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coronvirus

This 2020 electron microscope image provided by the National Institute of Allergy and Infectious Diseases - Rocky Mountain Laboratories shows SARS-CoV-2 virus particles which cause COVID-19, isolated from a patient in the U.S., emerging from the surface of cells cultured in a lab. Viruses are constantly mutating, with coronavirus variants circulating around the globe.

NIAID-RML via AP

WBEZ’s Rundown Of Today’s Top News: Can The U.S. Stay Ahead Of Virus Variants?

Good afternoon! It’s Tuesday, and when (if?) I go back to work at the newsroom, I’m going to show up in a Dr. Strange costume, not acknowledge it and see how people act. Here’s what you need to know today.

(By the way, if you’d like this emailed to your inbox, you can sign up here.)

1. Coronavirus variant could be more resistant to vaccines, according to new study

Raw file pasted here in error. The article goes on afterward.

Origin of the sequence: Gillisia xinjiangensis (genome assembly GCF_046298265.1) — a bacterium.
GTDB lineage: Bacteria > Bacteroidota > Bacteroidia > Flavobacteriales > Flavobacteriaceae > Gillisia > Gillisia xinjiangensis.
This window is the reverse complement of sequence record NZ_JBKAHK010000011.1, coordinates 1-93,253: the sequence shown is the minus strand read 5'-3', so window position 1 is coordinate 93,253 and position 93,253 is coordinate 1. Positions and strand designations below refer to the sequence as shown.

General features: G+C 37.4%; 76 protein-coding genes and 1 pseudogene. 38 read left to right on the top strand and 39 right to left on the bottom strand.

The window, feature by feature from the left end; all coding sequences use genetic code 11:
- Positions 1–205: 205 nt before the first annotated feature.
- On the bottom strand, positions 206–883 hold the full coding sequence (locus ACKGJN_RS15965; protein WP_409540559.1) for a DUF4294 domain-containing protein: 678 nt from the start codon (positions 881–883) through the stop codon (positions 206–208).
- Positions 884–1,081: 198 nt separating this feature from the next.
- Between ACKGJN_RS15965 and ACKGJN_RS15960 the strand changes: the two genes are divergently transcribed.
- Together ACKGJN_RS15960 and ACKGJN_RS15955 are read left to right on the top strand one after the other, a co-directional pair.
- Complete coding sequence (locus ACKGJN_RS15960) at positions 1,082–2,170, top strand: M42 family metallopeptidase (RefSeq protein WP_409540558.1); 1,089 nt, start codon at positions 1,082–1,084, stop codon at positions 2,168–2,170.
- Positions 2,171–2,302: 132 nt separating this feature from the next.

A highly contagious variant discovered in Britain has mutated and may be more resistant to vaccines, according to a report from Public Health England.

The variant, known as B.1.1.7, is estimated to be between 25% and 40% more transmissible and could be 30% more lethal, scientists say. It was discovered in December and has since become the more common strain in the U.K.

In Public Health England’s study, scientists examined more than 200,000 samples and found almost a dozen B.1.1.7 variants with a new mutation that allows the coronavirus to cling more tightly to cells.

Some scientists say 11 variants out of 200,000 suggests the mutation is rare, and more tests need to be conducted to say for sure whether the mutation can evade vaccines. But Moderna and other drugmakers say they are already working on vaccines that work against B.1.1.7’s mutation. [New York Times]

Some scientists warn B.1.1.7 could become the dominant strain in the U.S. Chicago officials last month announced the city’s first case of the variant. Dr. Anthony Fauci, the nation’s top infectious disease expert, said people who survived COVID-19 could be reinfected if new variants are not contained.